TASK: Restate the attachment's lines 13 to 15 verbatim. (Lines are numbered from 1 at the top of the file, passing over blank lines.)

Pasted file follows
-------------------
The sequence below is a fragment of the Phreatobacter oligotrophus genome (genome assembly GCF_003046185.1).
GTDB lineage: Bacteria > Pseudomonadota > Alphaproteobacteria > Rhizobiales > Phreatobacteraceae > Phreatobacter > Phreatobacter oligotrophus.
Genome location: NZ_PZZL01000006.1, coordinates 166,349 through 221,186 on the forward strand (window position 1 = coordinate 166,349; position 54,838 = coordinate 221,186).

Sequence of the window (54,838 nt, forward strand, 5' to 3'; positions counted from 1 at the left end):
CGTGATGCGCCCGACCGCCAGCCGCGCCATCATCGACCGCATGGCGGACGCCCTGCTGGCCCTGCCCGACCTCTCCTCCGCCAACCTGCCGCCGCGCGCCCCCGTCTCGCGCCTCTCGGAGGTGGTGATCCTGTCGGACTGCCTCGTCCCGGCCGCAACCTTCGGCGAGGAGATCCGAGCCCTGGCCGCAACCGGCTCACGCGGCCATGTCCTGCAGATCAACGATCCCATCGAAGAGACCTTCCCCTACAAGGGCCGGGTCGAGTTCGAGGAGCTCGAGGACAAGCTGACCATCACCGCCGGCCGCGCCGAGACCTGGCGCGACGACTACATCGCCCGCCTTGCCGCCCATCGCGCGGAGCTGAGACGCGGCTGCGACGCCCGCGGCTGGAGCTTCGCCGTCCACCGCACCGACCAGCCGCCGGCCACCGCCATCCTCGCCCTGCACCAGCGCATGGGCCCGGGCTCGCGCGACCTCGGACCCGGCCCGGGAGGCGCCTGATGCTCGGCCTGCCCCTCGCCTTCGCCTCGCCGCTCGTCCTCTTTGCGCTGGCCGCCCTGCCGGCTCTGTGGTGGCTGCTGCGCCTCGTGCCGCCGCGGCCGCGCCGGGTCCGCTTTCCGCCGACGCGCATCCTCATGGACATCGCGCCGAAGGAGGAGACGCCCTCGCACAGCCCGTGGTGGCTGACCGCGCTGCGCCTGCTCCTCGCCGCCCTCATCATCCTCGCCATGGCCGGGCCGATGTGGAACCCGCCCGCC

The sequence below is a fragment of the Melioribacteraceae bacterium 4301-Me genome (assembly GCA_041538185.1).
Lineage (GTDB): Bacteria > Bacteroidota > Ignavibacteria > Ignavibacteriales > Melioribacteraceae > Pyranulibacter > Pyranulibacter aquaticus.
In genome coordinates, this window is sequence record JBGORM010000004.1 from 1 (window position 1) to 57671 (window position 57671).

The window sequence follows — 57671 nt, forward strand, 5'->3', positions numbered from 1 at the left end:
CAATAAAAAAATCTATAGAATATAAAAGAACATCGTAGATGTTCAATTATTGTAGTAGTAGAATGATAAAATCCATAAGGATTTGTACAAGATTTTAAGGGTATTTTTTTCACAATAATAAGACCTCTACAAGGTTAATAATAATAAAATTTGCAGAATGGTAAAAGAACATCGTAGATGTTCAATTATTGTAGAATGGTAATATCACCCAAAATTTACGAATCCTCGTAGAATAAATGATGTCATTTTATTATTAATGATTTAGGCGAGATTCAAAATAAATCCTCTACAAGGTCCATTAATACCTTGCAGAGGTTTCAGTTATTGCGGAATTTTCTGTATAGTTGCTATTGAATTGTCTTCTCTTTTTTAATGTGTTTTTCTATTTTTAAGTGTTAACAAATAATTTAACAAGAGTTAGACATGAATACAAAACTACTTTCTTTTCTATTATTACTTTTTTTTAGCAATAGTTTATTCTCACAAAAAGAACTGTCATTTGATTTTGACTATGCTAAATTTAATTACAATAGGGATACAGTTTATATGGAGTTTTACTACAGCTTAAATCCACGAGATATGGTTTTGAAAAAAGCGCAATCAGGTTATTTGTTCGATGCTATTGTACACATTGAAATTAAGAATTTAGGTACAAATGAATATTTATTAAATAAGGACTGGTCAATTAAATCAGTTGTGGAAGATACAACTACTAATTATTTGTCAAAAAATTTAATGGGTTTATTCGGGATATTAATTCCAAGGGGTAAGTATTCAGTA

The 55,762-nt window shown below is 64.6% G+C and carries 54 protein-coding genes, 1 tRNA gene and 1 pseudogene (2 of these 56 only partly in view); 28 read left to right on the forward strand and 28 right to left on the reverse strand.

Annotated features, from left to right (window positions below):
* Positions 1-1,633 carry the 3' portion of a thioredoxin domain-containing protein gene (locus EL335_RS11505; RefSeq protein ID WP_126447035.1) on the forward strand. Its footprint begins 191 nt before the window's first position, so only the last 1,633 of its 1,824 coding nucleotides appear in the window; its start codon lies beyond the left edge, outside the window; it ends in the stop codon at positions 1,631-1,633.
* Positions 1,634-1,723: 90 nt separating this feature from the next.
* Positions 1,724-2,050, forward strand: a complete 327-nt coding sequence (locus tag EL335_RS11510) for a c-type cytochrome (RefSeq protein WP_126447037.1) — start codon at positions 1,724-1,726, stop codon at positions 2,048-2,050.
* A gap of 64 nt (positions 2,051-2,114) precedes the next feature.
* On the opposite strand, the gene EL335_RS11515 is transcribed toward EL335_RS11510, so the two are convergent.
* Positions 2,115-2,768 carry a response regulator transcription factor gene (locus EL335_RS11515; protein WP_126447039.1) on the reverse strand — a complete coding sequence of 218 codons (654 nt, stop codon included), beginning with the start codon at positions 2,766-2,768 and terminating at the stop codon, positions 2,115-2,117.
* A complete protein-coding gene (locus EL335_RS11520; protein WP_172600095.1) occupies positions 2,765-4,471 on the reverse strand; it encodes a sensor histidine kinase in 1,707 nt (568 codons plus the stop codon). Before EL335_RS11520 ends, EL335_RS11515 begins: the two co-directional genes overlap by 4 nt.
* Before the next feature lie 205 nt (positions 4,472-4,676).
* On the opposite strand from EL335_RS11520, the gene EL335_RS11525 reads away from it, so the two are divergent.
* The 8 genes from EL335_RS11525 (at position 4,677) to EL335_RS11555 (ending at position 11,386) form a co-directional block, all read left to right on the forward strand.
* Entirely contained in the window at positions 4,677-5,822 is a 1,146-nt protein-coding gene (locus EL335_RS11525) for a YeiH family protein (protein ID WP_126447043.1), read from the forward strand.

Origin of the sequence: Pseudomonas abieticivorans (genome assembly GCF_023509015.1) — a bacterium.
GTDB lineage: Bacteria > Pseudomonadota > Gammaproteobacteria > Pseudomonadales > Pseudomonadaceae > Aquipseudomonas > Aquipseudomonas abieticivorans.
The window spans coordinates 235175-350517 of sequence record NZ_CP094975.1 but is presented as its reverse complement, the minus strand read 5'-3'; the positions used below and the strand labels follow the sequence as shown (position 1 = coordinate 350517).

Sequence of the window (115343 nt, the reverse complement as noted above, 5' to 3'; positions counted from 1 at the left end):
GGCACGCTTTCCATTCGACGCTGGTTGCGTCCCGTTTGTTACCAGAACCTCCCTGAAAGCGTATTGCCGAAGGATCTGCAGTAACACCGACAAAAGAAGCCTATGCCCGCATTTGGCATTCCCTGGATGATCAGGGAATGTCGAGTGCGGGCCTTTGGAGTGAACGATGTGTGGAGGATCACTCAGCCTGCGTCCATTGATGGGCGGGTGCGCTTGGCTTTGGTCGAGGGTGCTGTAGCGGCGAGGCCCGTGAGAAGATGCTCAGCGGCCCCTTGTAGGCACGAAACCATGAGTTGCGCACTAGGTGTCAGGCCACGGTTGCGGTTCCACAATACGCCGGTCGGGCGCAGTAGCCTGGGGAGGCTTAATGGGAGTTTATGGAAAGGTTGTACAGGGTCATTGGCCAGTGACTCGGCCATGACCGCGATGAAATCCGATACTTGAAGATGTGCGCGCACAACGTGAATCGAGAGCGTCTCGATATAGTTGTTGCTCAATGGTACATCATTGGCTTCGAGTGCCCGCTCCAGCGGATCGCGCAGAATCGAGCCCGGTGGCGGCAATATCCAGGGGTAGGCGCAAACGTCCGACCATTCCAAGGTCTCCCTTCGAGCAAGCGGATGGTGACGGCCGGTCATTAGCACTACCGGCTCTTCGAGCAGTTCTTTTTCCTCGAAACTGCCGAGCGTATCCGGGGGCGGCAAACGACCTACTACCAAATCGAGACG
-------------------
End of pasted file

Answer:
* Positions 1-1,633 carry the 3' portion of a thioredoxin domain-containing protein gene (locus EL335_RS11505; RefSeq protein ID WP_126447035.1) on the forward strand. Its footprint begins 191 nt before the window's first position, so only the last 1,633 of its 1,824 coding nucleotides appear in the window; its start codon lies beyond the left edge, outside the window; it ends in the stop codon at positions 1,631-1,633.
* Positions 1,634-1,723: 90 nt separating this feature from the next.
* Positions 1,724-2,050, forward strand: a complete 327-nt coding sequence (locus tag EL335_RS11510) for a c-type cytochrome (RefSeq protein WP_126447037.1) — start codon at positions 1,724-1,726, stop codon at positions 2,048-2,050.